Three true outcomes fielding sinks St. Louis Cardinals?

When the 6-6 St. Louis Cardinals met the Philadelphia Phillies on April 16 at Citizens Bank Park, the Phillies were apparently on the ropes after a 1-5 road trip. With two good early season streaks at home that had fading memories, the Fightin’s Phils were also 6-6 that night.

Reader’s Note: This is not a game story, or at least not as such. Rather, it is a game that first suggested to this MLB observer that a previously commented problem, the current three real problems of baseball, can be more than just a fan-bored problem. The question now arises: Is the increasing dominance of strikes, walks and home runs doing more (and worse) than boring fans?

Could current batting practice have caused a very poor St. Louis Cardinals inning on the field?

Spoiler note: The Phillies won this game 9-2, but the focus here is on the disastrous cause of the second inning for the visiting Redbirds.

With one hit in Philadelphia like that, the St. Louis Cardinals suddenly became a team apparently determined to set a record for gift-wrapped “hits” in an inning.

First, shortstop Paul DeJong was unable to set his right foot properly after Alec Bohm set a ground ball to his right, resulting in a single after that foot slipped out from under the infielder.

Then the second baseman Matt Carpenter, a veteran, muffled a Didi Gregorius grounder because he might have been thinking about a double game. (This was the view of John Kruk, the retired player turned announcer, and that looked more than plausible.)

Finally, rookie center fielder Dylan Carlson lost a Jean Segura flyball in the twilight, and the Phillies had a double and a run.

In other words, the Cardinals looked the whole world like a team that didn’t expect the Batters to do anything other than hit, leave, or hit Homer. Oh, surely it could be argued that the inning was a mix of bad luck and a seemingly bad decision, but the eyes said otherwise.

The infield wasn’t wet and yet DeJong didn’t set his foot well enough to make his throw. There was a retirement, and yet Carpenter apparently wasn’t thinking of simply getting one out after getting into the right field with a Phillies base runner on his way to second place. And Carlson looked like he’d never caught a ball in the fading light before.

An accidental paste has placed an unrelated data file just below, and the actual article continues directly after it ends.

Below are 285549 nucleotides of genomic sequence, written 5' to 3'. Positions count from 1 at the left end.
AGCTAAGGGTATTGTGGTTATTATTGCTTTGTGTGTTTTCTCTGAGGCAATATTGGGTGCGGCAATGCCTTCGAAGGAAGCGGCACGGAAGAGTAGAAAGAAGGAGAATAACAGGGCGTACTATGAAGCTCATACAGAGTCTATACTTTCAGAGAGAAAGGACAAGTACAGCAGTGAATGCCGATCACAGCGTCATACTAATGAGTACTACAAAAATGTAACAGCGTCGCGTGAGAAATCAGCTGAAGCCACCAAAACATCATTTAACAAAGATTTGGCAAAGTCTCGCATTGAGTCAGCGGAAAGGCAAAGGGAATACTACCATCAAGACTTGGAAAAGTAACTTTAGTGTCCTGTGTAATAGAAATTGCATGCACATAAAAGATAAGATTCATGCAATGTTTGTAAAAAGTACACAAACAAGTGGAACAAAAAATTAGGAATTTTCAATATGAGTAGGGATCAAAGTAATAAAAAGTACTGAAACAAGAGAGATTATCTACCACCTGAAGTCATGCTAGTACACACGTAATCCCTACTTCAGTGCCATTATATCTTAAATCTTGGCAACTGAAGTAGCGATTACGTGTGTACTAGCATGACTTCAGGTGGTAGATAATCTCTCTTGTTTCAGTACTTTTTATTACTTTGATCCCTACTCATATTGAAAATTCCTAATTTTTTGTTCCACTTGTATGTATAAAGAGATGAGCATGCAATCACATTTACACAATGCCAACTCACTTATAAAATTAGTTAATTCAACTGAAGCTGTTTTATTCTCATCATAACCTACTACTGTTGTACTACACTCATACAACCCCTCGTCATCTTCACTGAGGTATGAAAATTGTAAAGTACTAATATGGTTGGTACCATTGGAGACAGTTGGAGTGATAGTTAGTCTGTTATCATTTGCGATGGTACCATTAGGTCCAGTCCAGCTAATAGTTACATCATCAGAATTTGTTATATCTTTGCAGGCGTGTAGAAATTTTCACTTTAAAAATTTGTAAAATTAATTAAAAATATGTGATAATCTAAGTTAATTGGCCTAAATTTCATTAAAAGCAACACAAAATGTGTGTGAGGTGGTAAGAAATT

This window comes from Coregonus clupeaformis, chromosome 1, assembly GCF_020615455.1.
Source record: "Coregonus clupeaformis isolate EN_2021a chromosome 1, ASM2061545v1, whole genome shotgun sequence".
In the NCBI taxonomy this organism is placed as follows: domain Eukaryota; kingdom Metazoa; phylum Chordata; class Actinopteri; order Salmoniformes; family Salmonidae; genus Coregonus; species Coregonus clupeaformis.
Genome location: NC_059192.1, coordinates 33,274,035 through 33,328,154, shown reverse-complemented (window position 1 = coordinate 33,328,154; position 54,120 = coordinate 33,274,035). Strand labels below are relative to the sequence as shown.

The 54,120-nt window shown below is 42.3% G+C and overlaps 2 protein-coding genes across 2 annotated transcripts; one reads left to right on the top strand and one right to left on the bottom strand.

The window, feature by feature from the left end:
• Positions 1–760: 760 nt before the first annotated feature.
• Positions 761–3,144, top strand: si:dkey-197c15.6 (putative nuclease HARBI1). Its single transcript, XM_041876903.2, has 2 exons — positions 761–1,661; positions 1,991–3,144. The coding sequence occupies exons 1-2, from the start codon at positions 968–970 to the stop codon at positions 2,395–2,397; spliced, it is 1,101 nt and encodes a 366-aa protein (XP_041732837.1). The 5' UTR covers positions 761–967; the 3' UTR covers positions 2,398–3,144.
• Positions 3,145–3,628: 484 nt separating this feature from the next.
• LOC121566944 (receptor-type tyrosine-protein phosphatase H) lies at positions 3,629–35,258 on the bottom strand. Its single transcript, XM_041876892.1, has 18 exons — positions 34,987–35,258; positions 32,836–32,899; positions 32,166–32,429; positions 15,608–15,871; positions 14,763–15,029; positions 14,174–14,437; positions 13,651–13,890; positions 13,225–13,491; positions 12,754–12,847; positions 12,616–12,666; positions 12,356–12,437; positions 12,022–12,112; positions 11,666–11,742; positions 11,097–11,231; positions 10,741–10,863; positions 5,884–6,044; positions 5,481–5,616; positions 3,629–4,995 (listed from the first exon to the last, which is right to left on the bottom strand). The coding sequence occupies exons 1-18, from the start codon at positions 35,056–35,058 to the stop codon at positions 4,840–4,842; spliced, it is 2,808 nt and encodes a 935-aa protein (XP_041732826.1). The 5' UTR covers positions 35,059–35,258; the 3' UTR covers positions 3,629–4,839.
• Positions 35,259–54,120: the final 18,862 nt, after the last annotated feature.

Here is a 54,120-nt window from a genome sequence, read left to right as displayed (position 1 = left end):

In a flash, pitcher Carlos Martinez was on the way to losing focus, also because of the decision to run the next batsman from Philadelphia. Then he hit Zach Eflin, the Phillies mug, and made him run. After one more singles and one more (unintentional) walk, he handed Bryce Harper a hard-hit double to the right in the center, and the Phillies were 6-0 ahead.

Let’s circle back. Have some of the St. Louis Cardinals been on their heels because they just don’t expect so many balls to hit the ground? Does the current high number of walks and strikes keep the outfield players flatter than the infielder? This seems unlikely, but …

The rest of the game may have given some clues. Despite the wind blowing in what was reportedly 13 mph for most of the competition, many players swung at the fences and failed. Harper had knocked out two runs near home. DeJong had one too. Phillys Rhys Hoskins might have another.

In the sixth inning, Nolan Arenado swung for a home run rather than a single with two men and two outs.

When the wind eased a little, two home runs were eventually hit, but both were line drives. The first of these was hit by Philly’s catcher JT Realmuto (who, by the way, ended the six breakout in the second inning by falling – drum roll, please -).

Or maybe the St. Louis Cardinals really aren’t a very good field team. They had come into play with a field share of 0.981 teams, which finished 21st in Major League Baseball.

However, something may happen to MLB fielding because what is happening now to MLB batting is happening.

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